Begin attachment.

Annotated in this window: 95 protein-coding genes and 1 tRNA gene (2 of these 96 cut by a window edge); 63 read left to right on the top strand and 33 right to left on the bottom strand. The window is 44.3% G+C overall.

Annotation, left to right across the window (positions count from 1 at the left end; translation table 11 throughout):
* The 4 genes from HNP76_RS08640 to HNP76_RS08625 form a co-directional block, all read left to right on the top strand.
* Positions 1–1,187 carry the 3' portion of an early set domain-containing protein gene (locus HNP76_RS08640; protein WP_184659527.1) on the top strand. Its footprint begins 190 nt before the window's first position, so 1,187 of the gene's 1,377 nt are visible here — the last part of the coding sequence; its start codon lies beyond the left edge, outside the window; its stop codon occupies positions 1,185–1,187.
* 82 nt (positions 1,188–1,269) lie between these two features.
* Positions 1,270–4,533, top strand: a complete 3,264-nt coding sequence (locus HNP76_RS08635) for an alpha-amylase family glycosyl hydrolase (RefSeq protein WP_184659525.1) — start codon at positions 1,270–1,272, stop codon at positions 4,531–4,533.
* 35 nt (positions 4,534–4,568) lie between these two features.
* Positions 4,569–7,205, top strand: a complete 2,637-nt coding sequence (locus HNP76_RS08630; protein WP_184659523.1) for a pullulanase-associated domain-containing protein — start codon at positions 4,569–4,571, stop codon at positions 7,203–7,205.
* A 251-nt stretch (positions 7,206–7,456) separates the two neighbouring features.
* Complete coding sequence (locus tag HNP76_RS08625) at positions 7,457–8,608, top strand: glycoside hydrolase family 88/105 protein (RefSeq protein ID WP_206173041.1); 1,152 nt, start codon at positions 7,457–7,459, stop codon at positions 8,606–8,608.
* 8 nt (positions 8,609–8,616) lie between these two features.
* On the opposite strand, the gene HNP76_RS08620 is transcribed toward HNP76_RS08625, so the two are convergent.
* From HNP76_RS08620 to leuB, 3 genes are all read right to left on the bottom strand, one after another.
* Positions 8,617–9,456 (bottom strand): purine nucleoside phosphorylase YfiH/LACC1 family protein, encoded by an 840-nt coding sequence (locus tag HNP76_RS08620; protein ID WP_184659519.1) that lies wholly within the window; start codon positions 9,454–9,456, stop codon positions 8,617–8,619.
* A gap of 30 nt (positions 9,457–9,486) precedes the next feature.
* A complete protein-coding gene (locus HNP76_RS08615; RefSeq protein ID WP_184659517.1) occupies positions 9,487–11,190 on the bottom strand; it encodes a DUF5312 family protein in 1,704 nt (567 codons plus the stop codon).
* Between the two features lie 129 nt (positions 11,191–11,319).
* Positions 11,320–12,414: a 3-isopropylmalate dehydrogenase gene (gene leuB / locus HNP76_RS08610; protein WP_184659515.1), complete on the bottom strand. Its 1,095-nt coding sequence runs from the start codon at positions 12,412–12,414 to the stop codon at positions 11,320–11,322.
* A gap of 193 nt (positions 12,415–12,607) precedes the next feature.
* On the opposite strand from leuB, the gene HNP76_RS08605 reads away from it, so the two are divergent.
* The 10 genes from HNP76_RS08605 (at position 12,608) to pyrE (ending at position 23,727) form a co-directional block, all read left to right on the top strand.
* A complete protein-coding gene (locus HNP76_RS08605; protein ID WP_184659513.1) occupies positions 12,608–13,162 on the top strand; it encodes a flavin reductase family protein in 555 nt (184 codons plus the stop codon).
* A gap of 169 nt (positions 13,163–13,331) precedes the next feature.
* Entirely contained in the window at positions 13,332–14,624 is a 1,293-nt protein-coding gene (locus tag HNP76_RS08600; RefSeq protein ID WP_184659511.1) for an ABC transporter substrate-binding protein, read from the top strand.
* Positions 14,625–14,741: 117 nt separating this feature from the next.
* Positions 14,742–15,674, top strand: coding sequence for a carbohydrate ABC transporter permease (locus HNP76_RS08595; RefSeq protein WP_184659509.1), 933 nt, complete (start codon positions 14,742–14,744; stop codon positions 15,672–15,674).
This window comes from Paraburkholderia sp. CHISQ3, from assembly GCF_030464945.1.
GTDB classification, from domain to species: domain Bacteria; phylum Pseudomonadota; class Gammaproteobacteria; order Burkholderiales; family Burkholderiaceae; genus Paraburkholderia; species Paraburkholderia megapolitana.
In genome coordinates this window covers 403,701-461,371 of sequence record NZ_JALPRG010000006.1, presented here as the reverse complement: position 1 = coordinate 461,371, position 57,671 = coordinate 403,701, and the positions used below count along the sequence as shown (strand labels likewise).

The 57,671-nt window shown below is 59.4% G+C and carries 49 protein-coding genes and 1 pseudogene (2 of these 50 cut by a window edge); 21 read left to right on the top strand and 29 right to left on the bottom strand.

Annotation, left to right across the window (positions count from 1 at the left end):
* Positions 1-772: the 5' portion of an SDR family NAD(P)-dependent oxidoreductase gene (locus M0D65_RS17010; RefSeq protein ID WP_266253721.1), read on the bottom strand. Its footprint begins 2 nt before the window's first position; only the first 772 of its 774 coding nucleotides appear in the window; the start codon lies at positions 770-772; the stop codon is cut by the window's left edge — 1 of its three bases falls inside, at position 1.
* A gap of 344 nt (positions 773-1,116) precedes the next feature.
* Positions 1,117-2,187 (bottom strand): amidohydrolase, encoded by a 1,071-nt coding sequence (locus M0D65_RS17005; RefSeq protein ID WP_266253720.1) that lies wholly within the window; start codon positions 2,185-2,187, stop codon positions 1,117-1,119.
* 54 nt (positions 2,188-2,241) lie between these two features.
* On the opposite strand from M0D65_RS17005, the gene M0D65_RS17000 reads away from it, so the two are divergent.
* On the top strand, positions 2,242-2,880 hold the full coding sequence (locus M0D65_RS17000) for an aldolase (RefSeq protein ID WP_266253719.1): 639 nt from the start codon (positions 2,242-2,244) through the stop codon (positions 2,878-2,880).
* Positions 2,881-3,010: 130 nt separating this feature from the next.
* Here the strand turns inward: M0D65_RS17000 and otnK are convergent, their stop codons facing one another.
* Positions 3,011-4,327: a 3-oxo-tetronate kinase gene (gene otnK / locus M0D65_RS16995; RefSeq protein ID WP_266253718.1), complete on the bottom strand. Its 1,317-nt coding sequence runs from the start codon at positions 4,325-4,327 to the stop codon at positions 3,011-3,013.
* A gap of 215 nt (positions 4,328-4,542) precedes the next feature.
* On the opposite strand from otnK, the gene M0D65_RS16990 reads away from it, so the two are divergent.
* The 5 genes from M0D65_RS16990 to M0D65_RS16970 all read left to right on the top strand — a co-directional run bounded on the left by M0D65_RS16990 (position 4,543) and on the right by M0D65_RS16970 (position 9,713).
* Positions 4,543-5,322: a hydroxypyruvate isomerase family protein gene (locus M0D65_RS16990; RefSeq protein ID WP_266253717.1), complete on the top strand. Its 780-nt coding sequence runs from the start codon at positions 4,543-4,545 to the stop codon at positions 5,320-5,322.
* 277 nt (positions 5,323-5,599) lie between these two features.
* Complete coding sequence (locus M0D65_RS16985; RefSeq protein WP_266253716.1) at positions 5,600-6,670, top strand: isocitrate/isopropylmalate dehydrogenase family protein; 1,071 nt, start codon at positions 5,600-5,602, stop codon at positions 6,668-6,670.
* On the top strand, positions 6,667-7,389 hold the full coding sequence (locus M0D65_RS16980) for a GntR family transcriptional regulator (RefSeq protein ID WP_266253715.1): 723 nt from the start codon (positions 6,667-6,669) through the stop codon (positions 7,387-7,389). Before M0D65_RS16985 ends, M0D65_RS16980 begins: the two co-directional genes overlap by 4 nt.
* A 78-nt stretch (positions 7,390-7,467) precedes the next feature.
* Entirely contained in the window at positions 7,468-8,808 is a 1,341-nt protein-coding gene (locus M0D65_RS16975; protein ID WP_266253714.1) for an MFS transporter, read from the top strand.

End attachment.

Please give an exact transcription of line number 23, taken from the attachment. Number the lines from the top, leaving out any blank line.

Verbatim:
* A gap of 169 nt (positions 13,163–13,331) precedes the next feature.